MILLIONS of people are missing out on lost cash in old bank accounts – and it could be worth thousands of pounds.
Around 20million people have money that's been left unclaimed worth a combined £50billion.
That's an average amount of £2,173 each, according to figures from Gretel, which helps people track down what they are owed.
And it's not just forgotten cash in bank accounts that could give you an unexpected payout.
Old pensions, investments, Premium Bonds and life insurance policies could give you a cash boost if you track them down.
It comes as a major unclaimed assets register is set to close at the end of the month.
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Experian lets you search around 80 different providers and 4.5million records, though for a fee of £25.
Current accounts and savings accounts that haven't been touched in 15 years can be raided with the money going to good causes.
And a change to the rules on dormant assets means this will soon apply to insurance, pensions and other investments too.
You can still get the cash back under the scheme though, as you can still apply for it after the 15 years has passed.
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Tracking down what you're owed could be easier than you think.
Although the Experian scheme is closing, you can still track down lost cash on other ways, and it's mostly free to do it yourself.
Are you sitting on a lost pot of cash waiting to be discovered? Here's how you can track down old accounts…
How to track down lost accounts
If you can remember your bank or building society, contact them directly in the first instance.
You can use the free Policydetective.co.uk site to check if the company has changed its name, and to check for its contact details.
If you can't remember the details, or your bank or building society says it can't help, you can use the free My Lost Account tracing service.
There are over 70 providers signed up the scheme, including all major banks, all 43 UK building societies, and National Savings & Investments (NS&I) – including the old Post Office Savings Bank accounts.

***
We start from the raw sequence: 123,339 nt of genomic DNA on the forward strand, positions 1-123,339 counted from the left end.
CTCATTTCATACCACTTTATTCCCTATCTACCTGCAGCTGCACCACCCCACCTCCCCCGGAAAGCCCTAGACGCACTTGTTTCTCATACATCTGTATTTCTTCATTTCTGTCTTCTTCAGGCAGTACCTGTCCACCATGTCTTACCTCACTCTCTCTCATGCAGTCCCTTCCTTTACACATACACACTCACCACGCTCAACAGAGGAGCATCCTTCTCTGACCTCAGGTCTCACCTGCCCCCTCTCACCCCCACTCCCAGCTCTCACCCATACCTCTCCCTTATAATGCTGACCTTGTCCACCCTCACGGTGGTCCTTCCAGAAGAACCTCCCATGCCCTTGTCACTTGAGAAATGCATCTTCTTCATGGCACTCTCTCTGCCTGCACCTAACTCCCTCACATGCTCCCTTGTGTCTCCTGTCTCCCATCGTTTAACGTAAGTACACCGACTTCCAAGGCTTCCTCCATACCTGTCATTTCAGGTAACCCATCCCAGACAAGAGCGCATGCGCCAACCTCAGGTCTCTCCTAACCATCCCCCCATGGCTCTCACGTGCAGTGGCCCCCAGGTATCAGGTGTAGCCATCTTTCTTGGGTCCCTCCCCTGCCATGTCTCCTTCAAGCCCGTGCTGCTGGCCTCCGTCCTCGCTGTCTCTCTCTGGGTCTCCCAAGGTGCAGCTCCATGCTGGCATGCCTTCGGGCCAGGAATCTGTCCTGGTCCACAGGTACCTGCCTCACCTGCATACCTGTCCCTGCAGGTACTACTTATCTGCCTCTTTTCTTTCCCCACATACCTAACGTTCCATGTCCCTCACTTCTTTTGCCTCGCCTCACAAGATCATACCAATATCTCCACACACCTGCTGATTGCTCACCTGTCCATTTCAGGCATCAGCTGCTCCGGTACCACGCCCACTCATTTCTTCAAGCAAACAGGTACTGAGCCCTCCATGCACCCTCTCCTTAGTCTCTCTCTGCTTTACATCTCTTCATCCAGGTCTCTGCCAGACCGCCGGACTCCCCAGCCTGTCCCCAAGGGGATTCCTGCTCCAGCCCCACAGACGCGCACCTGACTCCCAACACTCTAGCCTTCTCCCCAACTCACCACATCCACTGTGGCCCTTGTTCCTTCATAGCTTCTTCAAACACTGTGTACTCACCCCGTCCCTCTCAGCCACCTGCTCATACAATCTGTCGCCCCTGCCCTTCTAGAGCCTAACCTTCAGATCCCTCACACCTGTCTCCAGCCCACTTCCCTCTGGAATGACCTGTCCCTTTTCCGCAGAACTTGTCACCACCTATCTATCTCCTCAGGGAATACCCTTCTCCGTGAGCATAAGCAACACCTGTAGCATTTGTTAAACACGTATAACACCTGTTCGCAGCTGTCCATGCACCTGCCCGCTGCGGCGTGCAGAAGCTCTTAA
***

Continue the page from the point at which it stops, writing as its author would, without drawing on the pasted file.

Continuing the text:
You should get a response from providers within three months.
As NS&I is included, this means you'll find out if you've got any lost Premium Bonds too.
Once you know you've got them, you can use NS&I's free online prize checker tool to see if you've won any Premium Bond prizes.
You can reclaim wins all the way back to June 1957.
Child Trust Funds
Millions of parents could be missing out on up to £1,500 stashed away in a Child Trust Fund in their child's name.
Children born between September 1, 2002 and August 2, 2010, were given a government bonus of £250 each through the tax-free scheme when they were born, and then another £250 when the child reached the age of seven.
While children born between August 3, 2010 and January 2, 2011 got £50.
Lower income families would receive double the amount – adding to up to £1,000 in savings.
The average account lying unclaimed in these accounts is £1,500 – many parents and family members also paid into the accounts at the start.
If you don't know if your child has one, use the government's free online tool.
You’ll need a government "Gateway" ID to do this, although if you don't have one you can create one when you fill in the online form.
HMRC will then get back to you, usually within three weeks.
The Sun previously spoke to one mum who found £800 in her son's missing Child Trust Fund.
Lost insurance policies
How to reclaim lost insurance policies depends on the type of policy you have.
If you know the name of the company, first use the free Policydetective.co.uk site to check if the company has changed its name, and to uncover its contact details.
For those who can't remember the name, trade body the Association of British Insurers (ABI) suggests checking for lost life insurance policies using credit reference agency Experian's Unclaimed Assets Register.
Just bear in mind that this service costs £25 for each search.
For car insurance policies, check the Motor Insurer's Bureau Database.
When it comes to travel, home and other insurance policies, unfortunately there is no central policy database you can check.
Your best bet is to check bank and credit card statements for recurring payments or direct debits to an insurer.
We have an average of 11 jobs during our working lives, which makes it easy to lose track of workplace pensions.
Meanwhile, personal pensions can get lost when you move house, change your name or don't update your personal details.
If you know the pension provider or employer, the Pension Tracing Service – the government's free tracing service – will find you the contact details needed to start your search.
But it won't be able to tell you whether you have a pension or what its value is.
The Pensions Advisory Service is another free service with a pension tracing tool, but again it warns that it may struggle to help if you're unable to provide key details.
We spoke to one saver who discovered a missing pension pots worth £27,000.
If you're struggling to find a record of your investments, you can check by getting in contact with the company you have shares in.
There are also three main company registers which hold all this information – Computershare, Equiniti, and Link Asset Services.
But keep in mind that they will charge you a replacement shares certificate, although they'll conduct a search for free.
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Alternatively, you can try contacting trade bodies the Investment Association or the Association of Investment Companies.
The amount you could claim back would depend on how much you've invested.
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